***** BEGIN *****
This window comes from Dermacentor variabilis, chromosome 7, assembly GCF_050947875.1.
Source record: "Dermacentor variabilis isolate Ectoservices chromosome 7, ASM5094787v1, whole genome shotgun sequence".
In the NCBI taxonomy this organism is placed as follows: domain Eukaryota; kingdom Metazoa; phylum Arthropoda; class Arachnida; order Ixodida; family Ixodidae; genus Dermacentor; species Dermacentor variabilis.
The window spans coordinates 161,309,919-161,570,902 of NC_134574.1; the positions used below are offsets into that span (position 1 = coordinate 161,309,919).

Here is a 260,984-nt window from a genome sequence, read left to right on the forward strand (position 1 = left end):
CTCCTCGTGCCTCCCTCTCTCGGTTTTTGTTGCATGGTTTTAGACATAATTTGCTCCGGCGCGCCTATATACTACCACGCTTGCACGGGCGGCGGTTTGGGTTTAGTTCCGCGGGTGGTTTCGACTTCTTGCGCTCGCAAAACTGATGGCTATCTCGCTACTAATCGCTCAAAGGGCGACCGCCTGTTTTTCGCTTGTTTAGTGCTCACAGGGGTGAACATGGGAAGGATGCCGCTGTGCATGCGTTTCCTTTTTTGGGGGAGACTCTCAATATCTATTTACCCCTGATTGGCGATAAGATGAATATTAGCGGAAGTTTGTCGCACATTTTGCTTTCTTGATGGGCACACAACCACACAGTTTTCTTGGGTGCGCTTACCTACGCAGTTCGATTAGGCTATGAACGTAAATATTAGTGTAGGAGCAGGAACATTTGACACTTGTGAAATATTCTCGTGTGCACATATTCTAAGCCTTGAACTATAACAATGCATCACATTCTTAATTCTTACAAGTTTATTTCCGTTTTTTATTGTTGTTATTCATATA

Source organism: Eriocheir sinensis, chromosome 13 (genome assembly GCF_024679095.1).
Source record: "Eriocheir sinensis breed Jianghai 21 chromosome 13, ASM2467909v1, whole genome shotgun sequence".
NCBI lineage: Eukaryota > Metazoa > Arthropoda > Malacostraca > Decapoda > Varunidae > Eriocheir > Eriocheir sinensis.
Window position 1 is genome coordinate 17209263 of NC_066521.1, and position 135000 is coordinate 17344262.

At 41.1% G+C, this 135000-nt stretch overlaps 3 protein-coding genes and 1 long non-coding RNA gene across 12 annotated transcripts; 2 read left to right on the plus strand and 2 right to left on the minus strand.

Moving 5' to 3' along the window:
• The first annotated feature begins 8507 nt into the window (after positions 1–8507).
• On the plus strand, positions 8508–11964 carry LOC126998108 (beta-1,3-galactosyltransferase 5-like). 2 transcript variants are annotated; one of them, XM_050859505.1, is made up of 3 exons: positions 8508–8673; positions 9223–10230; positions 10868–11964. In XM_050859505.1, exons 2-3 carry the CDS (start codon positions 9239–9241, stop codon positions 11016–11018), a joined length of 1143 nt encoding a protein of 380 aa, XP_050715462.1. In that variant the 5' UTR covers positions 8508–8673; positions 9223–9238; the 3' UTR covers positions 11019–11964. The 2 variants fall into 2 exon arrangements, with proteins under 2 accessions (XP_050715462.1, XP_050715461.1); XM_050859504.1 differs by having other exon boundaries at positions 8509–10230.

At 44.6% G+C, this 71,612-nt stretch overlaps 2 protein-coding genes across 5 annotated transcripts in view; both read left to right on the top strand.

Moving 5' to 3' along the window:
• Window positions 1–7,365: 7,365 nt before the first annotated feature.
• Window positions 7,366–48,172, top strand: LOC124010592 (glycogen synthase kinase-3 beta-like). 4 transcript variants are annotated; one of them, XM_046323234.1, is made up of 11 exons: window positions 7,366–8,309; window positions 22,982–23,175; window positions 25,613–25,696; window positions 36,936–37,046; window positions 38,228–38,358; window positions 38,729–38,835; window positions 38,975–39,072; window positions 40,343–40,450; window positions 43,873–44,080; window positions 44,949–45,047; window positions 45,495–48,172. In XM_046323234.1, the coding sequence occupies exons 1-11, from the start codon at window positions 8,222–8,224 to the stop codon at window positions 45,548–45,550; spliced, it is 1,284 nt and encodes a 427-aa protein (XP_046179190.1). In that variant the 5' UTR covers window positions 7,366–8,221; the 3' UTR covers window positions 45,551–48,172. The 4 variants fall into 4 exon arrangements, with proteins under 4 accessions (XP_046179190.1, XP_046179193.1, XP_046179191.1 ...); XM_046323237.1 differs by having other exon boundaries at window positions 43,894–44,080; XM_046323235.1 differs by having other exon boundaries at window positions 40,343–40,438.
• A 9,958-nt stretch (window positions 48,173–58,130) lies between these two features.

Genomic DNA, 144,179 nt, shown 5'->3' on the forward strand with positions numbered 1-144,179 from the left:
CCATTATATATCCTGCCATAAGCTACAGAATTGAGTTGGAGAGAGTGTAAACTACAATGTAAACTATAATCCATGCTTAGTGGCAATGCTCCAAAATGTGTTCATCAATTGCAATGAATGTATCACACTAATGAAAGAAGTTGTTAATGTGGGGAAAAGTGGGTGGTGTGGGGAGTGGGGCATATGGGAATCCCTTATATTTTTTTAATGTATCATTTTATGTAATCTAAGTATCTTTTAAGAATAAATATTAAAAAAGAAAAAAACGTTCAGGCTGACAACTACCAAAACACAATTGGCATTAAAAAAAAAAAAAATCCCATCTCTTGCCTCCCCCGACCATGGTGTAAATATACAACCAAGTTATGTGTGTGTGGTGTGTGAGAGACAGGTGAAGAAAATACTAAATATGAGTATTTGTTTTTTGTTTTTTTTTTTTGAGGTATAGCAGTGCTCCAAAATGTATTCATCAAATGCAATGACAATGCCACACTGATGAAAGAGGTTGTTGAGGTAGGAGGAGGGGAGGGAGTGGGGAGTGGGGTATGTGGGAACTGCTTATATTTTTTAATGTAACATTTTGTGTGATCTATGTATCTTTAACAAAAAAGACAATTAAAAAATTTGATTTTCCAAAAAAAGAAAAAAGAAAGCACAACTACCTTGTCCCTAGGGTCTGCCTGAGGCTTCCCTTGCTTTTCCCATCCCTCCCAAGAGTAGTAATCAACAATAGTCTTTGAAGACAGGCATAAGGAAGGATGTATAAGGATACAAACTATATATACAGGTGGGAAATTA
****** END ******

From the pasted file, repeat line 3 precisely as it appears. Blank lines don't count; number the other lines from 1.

In the NCBI taxonomy this organism is placed as follows: domain Eukaryota; kingdom Metazoa; phylum Arthropoda; class Arachnida; order Ixodida; family Ixodidae; genus Dermacentor; species Dermacentor variabilis.